Hold the Kleenex, There’s a Different Way To Read This Film.

 

Just watched Breakfast at Tiffany’s
Of course, I’ve watched it before, but I always enjoy it, right up to the last three minutes, which is an awful awful, tacked on, sentimental, Hollywood ending.

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And of course, that wasn’t the only rewrite. Truman Capote’s novel was rewritten, partially by him, to make it a story of an odd couple, a gigolo and a hooker. Originally, the narrator was one pair of eyes, and Holly Golightly’s story was one of several. I said Paul and Holly were an odd couple in the film. They were odd because in real life, had their relationship worked on any level it would have ended in disaster. I actually knew someone who was like Holly. In fact, I think that she modelled herself on “Holly Golightly: Travelling” as the fictional woman styled herself. The real life ‘Holly’ called herself a free spirit. And she did have unrequited loves. Tragically, she died, alone, and — I guess — unloved. I suppose we have to pity such women; beautiful, graceful, intelligent, but absolutely barking mad. The film makes much more sense if one notes the gay subtext; for Truman Capote was gay, and even as George Peppard plays him, Paul Varjak’s character makes more sense as a repressed homosexual. The real tragedy that we, from our twenty-first century viewpoint can appreciate, is that a better ending would have been if Holly had helped Paul to find himself, like a loving sister that she clearly identified herself to be. Why else did she insist on calling Paul by her brother’s name, ‘Fred’? Why was it that she could lie in bed with him and feel no sexual tension? And why didn’t director Blake Edwards read the signs and follow it through to its logical conclusion. Alas, this was Hollywood in 1961. William Wilder’s far superior film, The Children’s Hour, which also starred Audrey Hepburn and which was released in the same year had the emotional depth and maturity to tackle such issues and its director may well have given Truman Capote a rewrite worthy of him. But of course, it wouldn’t have had the tear-fest ending. And I suppose that both Capote and Edwards knew which side their bread was buttered.
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“It’s Political Correctness Gone Mad!” and Other Baby Whines of the Right.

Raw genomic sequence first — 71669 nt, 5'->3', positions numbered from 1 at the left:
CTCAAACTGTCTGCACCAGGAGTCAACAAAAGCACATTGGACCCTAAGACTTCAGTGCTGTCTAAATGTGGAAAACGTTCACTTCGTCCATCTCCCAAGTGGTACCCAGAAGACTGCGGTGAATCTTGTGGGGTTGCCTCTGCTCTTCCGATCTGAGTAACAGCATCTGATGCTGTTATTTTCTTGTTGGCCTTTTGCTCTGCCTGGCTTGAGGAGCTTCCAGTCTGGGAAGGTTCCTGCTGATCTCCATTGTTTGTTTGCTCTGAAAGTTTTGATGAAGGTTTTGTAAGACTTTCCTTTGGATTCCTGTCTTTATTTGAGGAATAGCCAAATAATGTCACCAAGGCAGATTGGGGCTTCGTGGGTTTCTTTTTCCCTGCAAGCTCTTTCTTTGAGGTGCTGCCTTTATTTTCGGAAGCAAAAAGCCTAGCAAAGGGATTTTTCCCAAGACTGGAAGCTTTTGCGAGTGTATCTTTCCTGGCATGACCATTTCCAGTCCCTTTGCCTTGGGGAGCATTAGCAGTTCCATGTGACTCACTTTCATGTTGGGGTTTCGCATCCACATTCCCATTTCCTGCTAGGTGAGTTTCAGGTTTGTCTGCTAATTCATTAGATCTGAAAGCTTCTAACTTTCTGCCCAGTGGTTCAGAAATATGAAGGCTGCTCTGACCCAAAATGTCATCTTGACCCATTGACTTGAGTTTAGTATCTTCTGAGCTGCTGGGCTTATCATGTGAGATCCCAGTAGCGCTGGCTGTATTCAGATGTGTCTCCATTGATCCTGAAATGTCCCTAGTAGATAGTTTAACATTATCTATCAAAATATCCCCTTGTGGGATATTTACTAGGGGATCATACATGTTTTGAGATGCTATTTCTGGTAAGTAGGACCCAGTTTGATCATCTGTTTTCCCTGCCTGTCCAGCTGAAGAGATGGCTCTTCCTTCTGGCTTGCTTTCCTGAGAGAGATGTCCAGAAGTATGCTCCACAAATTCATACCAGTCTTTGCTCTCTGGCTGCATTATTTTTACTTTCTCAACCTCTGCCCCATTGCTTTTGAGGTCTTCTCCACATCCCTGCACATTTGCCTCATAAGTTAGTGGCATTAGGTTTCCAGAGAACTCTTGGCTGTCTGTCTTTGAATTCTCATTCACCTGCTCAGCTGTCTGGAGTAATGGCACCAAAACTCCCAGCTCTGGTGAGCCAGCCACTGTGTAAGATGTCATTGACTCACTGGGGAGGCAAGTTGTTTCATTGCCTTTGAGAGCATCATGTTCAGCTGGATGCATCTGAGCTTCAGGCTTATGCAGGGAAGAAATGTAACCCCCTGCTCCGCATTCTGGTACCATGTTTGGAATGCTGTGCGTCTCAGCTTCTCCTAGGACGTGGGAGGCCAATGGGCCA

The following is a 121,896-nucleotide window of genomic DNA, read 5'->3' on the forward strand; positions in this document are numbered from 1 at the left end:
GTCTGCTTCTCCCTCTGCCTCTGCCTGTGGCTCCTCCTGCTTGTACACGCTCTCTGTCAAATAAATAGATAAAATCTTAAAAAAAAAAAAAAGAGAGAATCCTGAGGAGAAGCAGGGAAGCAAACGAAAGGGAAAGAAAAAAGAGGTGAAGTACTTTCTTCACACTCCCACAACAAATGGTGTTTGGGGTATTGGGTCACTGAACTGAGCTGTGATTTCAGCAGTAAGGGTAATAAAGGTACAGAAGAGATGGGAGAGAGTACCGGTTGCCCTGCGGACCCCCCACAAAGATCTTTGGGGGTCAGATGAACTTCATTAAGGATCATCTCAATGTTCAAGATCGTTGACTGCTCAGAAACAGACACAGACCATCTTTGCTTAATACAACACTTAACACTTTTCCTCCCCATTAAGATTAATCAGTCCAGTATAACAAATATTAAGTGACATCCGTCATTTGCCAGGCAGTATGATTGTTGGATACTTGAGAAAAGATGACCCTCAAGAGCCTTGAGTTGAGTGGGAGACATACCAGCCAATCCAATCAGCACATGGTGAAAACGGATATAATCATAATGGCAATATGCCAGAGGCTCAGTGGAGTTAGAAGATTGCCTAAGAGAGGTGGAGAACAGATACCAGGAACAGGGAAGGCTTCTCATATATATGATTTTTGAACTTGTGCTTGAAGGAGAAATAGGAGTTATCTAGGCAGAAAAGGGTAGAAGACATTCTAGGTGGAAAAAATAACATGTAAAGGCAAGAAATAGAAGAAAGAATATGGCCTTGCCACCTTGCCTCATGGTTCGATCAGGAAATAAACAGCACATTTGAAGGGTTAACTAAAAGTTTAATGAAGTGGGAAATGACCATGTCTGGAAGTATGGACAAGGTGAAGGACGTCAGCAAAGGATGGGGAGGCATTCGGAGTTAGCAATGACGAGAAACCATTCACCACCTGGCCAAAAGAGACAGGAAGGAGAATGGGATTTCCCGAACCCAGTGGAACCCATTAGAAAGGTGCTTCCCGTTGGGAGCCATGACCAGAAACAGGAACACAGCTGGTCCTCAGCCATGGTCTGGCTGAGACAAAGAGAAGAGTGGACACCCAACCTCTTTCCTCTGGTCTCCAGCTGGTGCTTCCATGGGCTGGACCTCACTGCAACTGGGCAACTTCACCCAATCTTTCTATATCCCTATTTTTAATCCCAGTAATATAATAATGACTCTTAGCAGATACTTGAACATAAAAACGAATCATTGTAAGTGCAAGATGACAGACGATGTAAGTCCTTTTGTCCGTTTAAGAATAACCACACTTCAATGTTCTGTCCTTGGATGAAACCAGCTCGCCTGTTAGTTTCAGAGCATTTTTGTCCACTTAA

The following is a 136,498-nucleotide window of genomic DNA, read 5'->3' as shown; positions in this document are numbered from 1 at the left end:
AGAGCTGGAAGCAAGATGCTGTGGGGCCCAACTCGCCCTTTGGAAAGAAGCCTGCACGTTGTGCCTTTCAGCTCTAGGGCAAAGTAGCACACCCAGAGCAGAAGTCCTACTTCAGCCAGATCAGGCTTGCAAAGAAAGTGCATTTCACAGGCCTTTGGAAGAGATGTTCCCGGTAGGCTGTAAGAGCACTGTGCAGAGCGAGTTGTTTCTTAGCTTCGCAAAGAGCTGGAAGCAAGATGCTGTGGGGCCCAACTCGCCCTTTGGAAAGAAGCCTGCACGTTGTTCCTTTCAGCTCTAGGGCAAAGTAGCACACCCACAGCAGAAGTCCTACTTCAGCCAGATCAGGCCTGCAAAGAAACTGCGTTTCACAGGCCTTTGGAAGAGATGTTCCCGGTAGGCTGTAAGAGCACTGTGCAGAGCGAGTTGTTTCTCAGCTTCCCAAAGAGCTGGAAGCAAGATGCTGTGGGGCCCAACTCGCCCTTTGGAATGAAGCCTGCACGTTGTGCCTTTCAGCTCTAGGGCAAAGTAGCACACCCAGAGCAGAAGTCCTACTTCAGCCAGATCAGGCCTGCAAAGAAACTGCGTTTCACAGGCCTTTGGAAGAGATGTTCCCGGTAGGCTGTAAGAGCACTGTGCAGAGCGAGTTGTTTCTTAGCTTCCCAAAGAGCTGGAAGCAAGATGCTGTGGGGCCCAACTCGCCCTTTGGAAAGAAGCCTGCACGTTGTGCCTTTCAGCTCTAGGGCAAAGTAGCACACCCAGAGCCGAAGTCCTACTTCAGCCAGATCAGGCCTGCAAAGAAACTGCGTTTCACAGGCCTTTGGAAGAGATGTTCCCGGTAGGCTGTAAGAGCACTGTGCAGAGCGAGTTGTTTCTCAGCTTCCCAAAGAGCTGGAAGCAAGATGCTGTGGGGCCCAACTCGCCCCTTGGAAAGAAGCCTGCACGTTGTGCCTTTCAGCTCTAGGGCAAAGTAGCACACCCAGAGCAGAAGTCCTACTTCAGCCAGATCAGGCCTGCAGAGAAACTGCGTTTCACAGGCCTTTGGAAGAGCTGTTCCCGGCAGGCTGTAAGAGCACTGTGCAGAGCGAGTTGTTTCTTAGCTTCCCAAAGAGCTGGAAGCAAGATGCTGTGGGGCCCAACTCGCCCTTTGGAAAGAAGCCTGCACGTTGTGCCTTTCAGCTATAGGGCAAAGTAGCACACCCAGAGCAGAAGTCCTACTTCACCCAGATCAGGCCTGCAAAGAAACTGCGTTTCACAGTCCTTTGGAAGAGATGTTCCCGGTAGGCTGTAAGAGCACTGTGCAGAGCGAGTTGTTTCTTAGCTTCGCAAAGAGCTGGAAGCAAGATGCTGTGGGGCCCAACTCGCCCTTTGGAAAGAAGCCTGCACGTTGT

There is no left wing ‘Thought Police’ forcing political correctness on everyone else. There is, however, a right wing ‘Thought Police’ spreading paranoia about political correctness. Yes, some left wing people do go a little too far in vociferously defending human rights, or calling for them to be extended, which is what the right see as political correctness. But when it comes down to it, it is the arrogance of white male middle class privilege that is the force for reactionary political unrest in the twenty-first century. By definition, the underdogs, the less privileged, the poor, and the oppressed cannot assert their rights over the ruling class. They — or rather we — can ask for, protest, petition, and ultimately vote for our rights. But by and large we are all helpless. It is just ridiculous for the rich, privileged, predominantly white and male, dominant, ruling class to whine that that they face ‘political correctness gone mad’. They actually make themselves look pathetic; crybabies who have very little to cry about and a hell of a lot to be thankful for. Revolutions come about when one sector of the ruling class decides to off another sector of the ruling class, and promise the lower orders a say in the new order. That is what is happening now. The loud mouthed, arrogant, to their minds ‘deprived’ but in reality well off and powerful are turning on the intellectuals and getting the working class to provide the muscle. No good can come of that. We’ve already chucked out of the EU. Look at what happens to the chuckers. Nothing. They are what happens to us, in the end.

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Why Sheffield Council Should Sell the Central Library Building.

 

Have you read the proposal? Sounds like a good idea to me. Yes, they should sell it and open a new library.

But really, I actually use the Central Library on a weekly basis, and I doubt that most of the people signing this do. Nothing lasts forever, and libraries are an anachronism in the Information Age. We can all be sentimental. And we can squander money that could be better spent on other things. After all, what is a library for? A place to put books so they are readily available for loan to the public? Have you seen the Central Library recently? Most of the space is taken up with other media and computers. Most people can access books on their phones. All right, some of us like to hold a book with paper pages. But how many? And have we the right to take resources from the majority of the public who are reading — but just not reading books? It’s even rather condescending. I don’t think libraries are invaluable. But do bear in mind that the Sheffield Council is intending to replace this old building with a nice new modern one, probably with better access for the disabled. That’s something that’s not been mentioned, so far. The new hotel will keep the Graves Art Gallery, but move it to the ground floor.

I used to be a member of the Sheffield Writers’ Club, which met in the Central Library Committee Room. Ours was Sheffield’s oldest writers’ club, and we were proud of our meeting place, it had a certain cachet. But when the Central Library administrators told us that they no longer had room for us, we did what we had to do and looked elsewhere for a meeting place. The administrator explained that they just did not have room to expand and were running out of space — even for storing, let alone displaying books. Look in the Central Library, in the novels section for instance. It’s been decimated. All the books that I used to borrow in my childhood have gone. But there’s no point in being sentimental about it. My childhood is long gone too! We can’t all live in the past. Even the computers in the Central Library are out of date. And in any case, most people have phones that knock the Central Library’s desktop PCs into a cocked hat. And most people download films and music from iTunes. The Music Library used to be a splendid service, with lunchtime recitals and knowledgeable assistants — all gone. It just isn’t that important anymore.